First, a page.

Working with EPI in Eswatini – Part 1 Community Dialogue
First, I wish you a happy new year. 2019 started for me in Eswatini with some of my family who visited me, it was awesome 🙂
Months after the first blog, and before going back to GSK Belgium, I’m sharing some memorable experiences. All this time, I’ve enjoyed every moment working with EPI (Expanded Programme on Immunization), CHAI, WHO, UNICEF and living in Eswatini.
Community Dialogue and sensitization to immunization impact
I participated to 2 community dialogues where the vaccination coverage of children under five was below the target for child vaccination. The main objectives of these meetings were:
- To identify and address challenges faced by the Lubombo communities in participating fully in child health services and routine immunization.
- To increase demand and utilization of immunization services amongst the religious refusals in the Shiselweni region.
These dialogue meetings with ‘hard to reach’ communities were prepared by EPI team in coordination with reginal health services and each took a full day. These activities are sponsored by the UNICEF in Eswatini.
Community Dialogue in Lubombo region
The population gathered for a health education session then split in 2 groups for men and women’s involvement (above we see EPI manager educating women and children group while the EPI surveillance officer was with men’s group).
No slideshow or screens only explanations and questions/answers on health and services provided by MoH. EPI raised as well how immunization is preventing diseases to save and improve children’s life. Concerns and challenges of the community were collected and solutions discussed. At the end of the session, the attendees queued to receive vaccines (after checking ‘Child Health Card’), vitamine A and Albendazole (above the Regional EPI Focal person vaccinating a child) . That day I was lucky to contribute to the catch up vaccination session because the nurses were on strike.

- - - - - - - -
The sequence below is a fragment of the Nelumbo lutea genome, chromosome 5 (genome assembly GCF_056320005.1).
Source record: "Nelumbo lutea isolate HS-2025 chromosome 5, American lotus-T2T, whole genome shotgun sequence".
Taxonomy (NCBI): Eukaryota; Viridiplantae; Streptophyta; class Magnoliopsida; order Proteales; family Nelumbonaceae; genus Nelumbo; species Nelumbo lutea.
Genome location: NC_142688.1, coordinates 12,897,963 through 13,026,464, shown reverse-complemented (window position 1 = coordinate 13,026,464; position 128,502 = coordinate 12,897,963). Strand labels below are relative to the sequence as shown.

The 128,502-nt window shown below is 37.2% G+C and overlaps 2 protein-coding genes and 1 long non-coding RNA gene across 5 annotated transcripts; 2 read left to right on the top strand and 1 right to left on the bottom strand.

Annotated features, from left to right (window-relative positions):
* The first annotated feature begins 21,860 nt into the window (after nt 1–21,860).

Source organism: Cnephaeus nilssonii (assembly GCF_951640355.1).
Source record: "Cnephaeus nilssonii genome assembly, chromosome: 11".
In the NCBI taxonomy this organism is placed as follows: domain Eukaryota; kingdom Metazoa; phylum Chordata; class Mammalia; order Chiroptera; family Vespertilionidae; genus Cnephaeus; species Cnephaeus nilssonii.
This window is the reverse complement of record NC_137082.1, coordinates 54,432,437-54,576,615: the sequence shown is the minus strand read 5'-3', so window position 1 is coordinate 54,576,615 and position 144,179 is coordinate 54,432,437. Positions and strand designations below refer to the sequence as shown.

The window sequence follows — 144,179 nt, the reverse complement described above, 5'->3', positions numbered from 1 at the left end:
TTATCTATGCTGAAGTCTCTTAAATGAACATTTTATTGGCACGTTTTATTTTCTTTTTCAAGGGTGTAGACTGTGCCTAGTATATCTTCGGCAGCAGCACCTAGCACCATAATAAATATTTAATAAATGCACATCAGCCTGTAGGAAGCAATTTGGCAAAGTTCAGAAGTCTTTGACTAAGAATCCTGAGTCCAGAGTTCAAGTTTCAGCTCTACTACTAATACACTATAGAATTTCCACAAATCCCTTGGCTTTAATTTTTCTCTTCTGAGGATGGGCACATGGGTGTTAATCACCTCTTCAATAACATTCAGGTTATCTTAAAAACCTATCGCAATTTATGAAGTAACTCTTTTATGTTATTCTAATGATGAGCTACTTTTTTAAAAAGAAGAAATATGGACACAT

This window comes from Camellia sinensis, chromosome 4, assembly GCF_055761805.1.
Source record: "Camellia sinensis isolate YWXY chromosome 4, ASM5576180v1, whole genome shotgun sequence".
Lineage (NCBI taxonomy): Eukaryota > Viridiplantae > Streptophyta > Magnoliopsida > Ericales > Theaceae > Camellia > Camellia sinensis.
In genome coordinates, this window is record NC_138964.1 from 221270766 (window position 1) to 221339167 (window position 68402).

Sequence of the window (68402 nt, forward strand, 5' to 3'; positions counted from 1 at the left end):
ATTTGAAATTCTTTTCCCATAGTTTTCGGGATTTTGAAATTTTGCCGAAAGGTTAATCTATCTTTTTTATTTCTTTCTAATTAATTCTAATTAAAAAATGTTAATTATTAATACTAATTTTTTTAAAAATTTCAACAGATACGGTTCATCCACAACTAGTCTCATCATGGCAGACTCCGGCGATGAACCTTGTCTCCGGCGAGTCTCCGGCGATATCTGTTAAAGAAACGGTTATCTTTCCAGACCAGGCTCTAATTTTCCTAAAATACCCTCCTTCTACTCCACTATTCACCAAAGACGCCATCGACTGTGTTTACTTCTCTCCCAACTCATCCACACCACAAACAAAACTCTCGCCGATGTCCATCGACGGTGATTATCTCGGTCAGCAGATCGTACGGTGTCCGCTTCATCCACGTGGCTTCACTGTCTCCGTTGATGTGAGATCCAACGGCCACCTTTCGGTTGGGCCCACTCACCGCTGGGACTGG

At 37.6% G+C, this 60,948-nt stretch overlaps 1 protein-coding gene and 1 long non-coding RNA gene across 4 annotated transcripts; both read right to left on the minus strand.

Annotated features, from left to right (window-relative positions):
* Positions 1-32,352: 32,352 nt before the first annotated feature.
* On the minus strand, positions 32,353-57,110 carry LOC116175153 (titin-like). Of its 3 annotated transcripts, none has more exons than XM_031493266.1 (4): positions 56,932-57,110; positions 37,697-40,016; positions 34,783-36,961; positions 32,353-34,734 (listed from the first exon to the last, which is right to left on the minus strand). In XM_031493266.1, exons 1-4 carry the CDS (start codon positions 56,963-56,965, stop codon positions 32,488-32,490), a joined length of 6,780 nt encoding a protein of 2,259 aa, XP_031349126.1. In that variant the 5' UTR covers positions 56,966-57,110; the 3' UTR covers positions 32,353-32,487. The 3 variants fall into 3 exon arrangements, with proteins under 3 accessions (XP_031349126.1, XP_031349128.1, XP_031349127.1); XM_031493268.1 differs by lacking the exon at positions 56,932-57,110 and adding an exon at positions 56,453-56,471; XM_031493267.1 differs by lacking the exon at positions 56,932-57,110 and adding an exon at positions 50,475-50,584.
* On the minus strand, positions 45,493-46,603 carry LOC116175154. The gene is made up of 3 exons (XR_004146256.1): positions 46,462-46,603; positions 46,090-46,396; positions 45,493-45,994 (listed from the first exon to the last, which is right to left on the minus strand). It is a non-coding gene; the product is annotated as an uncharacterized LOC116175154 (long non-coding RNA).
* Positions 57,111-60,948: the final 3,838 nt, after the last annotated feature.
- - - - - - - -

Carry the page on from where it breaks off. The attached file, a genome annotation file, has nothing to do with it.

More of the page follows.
Community Dialogue in Shiselweni region: In October, we drove 3h30min to reach an other ‘hard to reach population’. The challenge here was religious so we had the meeting in a primary school. The session was run the same way as the one in Lebombo except that the population received more services as there were more nurses (in September they were on strike).
Eswatini experience continues, the more I see the more I like this country. Since august, I continued to hike and explore the country with the Natural History Society of Swaziland (NHSS) and with friends. I did birds watching for the 1st time: it was a pure pleasure and an unforgettable day with nice people and breath taking sceneries. Photos from Sander de Klerk will give you an idea: birding_malolotja_28_10_2018
For those who were inspired by the first blog to visit Eswatini : there is more to see 🙂 After 6 months I still have a list of places that are worth the travel. Below some photos from different hikes (Part 1).